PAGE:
Inputting text into a search box and scrolling through results lists doesn’t cut it for voluminous, repetitive research tasks that require frequent updating. The financial sector is historically more accustomed to automated solutions than the legal industry is—a fact reflected in the company information tools that grew up there. For example, PitchBook and CB Insights offer browser extensions that responsively present database information alongside web browsing windows. PitchBook as well as Standard & Poor’s (S&P’s) Capital IQ also offer Microsoft Excel plug-ins that pull and refresh information directly from their databases into spreadsheets. Crunchbase, PitchBook, CB Insights, and others offer Application Programming Interfaces (APIs), which allow their customers to
programmatically pull information from their databases and incorporate it into
in-house customized systems. Although legal teams might not always need up-to-the minute financial information the way financial analysts do, they can benefit from the ability to pull company information in bulk and automatically keep it up to date.

Private Company Information
Private company information can be difficult and expensive to track down, but self-reported information databases might fill some gaps. Databases with a focus on public records, such as Westlaw’s Company Investigator and LexisNexis’s Accurint, often come with per usage fees. Other heavyweights such as PrivCo, Dun & Bradstreet, and Orbis each compile information for huge numbers of companies, but it’s impossible to know if one of them covers a company that another doesn’t. Although potentially requiring extra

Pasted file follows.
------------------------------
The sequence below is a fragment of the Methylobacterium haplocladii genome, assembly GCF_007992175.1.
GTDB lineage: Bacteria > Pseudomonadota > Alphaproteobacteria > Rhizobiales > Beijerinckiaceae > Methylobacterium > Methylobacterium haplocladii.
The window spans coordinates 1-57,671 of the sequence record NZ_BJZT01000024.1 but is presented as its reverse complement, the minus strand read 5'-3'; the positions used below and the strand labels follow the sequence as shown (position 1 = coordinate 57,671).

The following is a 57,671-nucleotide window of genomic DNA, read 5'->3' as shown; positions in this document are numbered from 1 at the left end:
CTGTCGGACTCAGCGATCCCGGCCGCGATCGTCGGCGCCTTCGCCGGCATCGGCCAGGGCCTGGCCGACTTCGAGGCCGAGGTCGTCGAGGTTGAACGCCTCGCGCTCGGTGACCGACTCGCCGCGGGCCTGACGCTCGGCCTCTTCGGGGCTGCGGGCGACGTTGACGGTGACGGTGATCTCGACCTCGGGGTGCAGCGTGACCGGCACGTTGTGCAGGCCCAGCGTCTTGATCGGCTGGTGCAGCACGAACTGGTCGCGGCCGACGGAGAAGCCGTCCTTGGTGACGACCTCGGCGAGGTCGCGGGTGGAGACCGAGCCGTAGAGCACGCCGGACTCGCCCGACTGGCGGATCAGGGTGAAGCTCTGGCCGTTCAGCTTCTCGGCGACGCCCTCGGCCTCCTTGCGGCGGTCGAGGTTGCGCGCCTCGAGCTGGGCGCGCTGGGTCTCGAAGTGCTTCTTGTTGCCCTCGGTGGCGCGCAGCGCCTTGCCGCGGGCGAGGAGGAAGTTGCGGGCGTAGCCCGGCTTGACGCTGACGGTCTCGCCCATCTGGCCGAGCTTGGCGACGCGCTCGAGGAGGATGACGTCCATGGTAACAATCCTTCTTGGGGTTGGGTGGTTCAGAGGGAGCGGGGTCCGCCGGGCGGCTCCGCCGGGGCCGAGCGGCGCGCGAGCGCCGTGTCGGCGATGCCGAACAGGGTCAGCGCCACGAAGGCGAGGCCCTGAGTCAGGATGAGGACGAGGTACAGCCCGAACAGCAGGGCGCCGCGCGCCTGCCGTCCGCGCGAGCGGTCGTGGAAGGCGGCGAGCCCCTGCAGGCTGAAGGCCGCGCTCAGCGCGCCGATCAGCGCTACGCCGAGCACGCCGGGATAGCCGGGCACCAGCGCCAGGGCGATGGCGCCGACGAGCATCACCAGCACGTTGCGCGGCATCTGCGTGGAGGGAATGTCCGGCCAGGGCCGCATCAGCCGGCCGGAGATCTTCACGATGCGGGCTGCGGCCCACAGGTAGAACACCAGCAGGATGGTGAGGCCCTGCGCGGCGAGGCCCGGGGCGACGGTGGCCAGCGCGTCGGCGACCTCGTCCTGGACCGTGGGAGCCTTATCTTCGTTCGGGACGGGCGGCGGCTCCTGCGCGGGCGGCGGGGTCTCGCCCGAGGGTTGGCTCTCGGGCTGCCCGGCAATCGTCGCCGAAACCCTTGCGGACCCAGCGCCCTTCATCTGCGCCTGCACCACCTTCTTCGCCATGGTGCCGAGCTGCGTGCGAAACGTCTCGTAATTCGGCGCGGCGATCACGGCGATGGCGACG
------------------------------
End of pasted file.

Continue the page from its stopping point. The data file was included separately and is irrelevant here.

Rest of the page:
vetting, websites that allow for selfcreated profiles, such as Crunchbase,, and AngelList, can often provide basic company information and leads on other sources.

The Information Consequences of Fewer Initial Public Offerings
In contrast to private companies, public companies—by definition—make much more information readily available. Required disclosures and governance standards mean researchers can gather much more information directly, often through government databases such as the Security and Exchange Commission’s EDGAR database or services such as Morningstar, Bloomberg, and Capital IQ. Given the investment aspects of public companies, they have extensive ecosystems of industry and company reporting and prediction. Recent trends, however, suggest that more money is being invested in private companies than in Initial Public Offerings (IPOs). More attention is rightly put on the financial aspects of that trend, but there are potential consequences for accessing corporate information generally. Fewer public companies means less public information and greater reliance on disclosures and journalism.

Government and Business Record-keeping with Blockchain Technology